When I say “e-bikes”, I’m referring to the pedal assist mountain bikes that are quickly growing in popularity around the world.
These are considered class 1 ebikes, and are abundant in availability. They are limited to 20 mph, with a nominal power output of only 250 watts, and a max power of 750 watts (that’s not much- for example, when I have a big sprint I can see 1600 watts).
Legislation is quickly changing to incorporate them into many trail centers. However, these e-MTBs are still a divisive topic. If you mention e-MTBs to a room full of mountain bikers and you’ll get a diverse array of reactions, from “wow, that sounds kinda neat”, to “I’d never ride one of those motorcycles!”
Yes, plenty of cyclists consider e-bikes to simply be motorcycles. Personally, I find this viewpoint to be in the same camp that viewed dual suspension mountain bikes in the late 1990s to be the “devil’s addition to mountain biking, sure to get MTBs outlawed from every trail center”. I personally don’t consider them motorcycles by any means.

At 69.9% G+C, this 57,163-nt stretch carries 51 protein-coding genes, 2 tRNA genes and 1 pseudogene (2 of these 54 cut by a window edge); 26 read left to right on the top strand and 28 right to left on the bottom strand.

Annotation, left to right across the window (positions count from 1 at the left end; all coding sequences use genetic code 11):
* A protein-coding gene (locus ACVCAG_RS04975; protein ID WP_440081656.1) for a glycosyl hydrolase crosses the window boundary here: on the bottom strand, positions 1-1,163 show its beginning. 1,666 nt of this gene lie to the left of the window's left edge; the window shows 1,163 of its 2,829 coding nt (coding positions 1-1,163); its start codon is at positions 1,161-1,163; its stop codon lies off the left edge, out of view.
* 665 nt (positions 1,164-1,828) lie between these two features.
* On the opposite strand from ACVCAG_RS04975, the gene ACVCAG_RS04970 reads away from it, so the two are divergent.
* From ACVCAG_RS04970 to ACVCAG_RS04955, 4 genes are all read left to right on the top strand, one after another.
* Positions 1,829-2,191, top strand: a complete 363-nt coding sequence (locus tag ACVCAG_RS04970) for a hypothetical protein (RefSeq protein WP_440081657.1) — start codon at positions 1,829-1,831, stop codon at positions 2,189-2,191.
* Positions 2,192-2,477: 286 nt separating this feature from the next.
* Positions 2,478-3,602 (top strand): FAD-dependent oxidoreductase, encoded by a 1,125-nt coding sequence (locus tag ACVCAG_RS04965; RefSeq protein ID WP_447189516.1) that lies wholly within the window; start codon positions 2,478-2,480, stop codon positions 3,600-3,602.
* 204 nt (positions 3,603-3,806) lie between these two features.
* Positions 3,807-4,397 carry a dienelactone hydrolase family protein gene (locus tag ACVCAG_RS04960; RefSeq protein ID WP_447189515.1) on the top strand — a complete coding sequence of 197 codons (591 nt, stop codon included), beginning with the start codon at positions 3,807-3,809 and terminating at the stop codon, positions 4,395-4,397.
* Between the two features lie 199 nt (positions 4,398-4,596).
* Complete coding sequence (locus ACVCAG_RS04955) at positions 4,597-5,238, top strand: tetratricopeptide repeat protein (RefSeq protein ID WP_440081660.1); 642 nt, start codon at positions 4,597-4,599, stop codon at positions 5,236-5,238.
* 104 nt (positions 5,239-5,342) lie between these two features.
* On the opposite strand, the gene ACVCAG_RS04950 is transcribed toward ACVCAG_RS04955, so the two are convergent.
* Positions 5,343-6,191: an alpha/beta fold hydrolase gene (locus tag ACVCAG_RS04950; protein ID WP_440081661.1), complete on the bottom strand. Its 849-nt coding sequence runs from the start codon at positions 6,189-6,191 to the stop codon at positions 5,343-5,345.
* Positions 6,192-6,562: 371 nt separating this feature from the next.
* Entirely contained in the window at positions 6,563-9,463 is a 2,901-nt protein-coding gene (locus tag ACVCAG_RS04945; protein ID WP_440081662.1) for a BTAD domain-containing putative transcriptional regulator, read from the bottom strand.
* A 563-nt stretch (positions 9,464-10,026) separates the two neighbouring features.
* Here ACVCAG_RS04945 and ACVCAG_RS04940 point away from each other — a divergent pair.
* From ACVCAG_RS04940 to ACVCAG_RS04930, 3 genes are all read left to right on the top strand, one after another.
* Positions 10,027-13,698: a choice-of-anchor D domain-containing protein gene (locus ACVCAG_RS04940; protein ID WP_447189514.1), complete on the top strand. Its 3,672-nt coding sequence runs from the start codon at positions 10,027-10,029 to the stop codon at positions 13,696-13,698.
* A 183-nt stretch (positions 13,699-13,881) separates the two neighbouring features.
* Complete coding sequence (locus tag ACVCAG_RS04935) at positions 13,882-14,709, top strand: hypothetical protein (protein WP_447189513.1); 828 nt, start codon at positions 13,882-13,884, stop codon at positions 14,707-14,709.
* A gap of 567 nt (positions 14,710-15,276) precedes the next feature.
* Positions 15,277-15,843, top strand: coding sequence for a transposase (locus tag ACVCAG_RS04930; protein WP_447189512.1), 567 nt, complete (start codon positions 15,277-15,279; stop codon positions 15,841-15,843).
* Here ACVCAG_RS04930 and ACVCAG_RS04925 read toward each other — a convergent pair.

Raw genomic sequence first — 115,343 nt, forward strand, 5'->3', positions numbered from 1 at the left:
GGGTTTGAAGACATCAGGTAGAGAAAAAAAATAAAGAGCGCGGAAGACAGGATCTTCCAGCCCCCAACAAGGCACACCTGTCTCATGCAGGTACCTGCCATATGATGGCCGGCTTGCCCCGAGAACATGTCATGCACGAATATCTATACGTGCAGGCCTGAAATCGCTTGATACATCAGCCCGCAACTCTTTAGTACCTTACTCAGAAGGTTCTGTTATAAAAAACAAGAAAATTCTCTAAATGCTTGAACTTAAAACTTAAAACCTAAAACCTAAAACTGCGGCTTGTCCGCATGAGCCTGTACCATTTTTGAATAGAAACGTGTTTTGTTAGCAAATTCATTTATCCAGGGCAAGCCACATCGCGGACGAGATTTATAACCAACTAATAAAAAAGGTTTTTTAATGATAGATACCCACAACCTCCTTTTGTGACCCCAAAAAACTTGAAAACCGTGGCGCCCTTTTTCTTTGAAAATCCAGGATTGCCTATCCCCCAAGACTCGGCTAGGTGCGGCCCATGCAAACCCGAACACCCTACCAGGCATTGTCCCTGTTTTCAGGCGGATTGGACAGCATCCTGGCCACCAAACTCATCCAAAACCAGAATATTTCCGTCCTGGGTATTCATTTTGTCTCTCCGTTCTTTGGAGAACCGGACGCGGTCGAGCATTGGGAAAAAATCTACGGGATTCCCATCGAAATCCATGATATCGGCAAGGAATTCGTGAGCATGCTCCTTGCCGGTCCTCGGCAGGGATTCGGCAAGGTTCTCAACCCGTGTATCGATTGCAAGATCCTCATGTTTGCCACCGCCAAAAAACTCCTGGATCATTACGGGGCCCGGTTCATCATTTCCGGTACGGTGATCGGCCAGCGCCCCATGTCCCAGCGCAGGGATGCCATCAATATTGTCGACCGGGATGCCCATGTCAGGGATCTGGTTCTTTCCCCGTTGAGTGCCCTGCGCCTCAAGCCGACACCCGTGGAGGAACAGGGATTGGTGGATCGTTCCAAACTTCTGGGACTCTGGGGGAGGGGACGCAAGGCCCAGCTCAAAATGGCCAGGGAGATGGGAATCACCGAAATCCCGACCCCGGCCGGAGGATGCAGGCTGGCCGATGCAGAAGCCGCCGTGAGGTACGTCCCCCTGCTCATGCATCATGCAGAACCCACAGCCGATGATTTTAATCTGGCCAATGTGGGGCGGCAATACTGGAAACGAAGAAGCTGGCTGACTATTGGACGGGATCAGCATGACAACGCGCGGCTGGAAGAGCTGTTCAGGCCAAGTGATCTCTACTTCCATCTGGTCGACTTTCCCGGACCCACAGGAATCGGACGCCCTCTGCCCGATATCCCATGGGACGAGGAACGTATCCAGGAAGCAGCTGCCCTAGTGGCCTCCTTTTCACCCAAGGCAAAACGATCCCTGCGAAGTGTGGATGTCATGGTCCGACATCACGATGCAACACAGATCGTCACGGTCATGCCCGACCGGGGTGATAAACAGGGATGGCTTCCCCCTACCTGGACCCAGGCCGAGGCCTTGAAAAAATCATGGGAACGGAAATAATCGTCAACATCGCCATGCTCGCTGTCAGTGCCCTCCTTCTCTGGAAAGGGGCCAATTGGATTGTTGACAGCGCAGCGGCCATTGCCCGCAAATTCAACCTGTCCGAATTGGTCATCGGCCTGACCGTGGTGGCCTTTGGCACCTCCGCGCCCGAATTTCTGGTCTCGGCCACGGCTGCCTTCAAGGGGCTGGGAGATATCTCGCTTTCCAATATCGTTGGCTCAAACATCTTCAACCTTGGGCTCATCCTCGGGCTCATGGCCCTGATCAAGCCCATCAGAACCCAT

I started riding dirt bikes (off road motorcycles) before I could even ride a pedal bike without training wheels. However, my family much preferred that I stick to pedals, so I didn’t have my own dirt bike until high school, when a friend sold me his 1978 Yamaha IT-175.
We rebuilt that bike from the ground up- including splitting the cases. It wasn’t until 2008 that I’d finally own a modern dirt bike, a 2001 YZ125, and quickly became addicted to the world of premix and throttles.
Within a few months, I was entering AMA District 36 harescrambles and enduros. While I never progressed very far in competitive motorcycle racing, I really enjoyed it, and have adapted many motocross style riding techniques into my mountain bike riding.
We want folks to understand that e-MTBs are not motorcycles. But they’re not traditional bicycles, either. Instead, e-MTBs are a genre all of their own.
You can call them “mountain mopeds” if you want, as that’s a fitting description, but the official term is e-MTB. With approximately 1 horsepower of power on tap, and a maximum speed of 20 mph, they provide a unique experience. If you’re lucky enough to have local trails that permit e-MTBs, I recommend you try one.
If you’ve got budget for a second (or third!) bike, it’s a great way to enjoy your trails in a new light. For me, they’ll always be gutless and underpowered compared to a real motorcycle, but as long as we can incorporate these machines into our sport responsibly, I don’t foresee them bringing anything beyond a positive influence!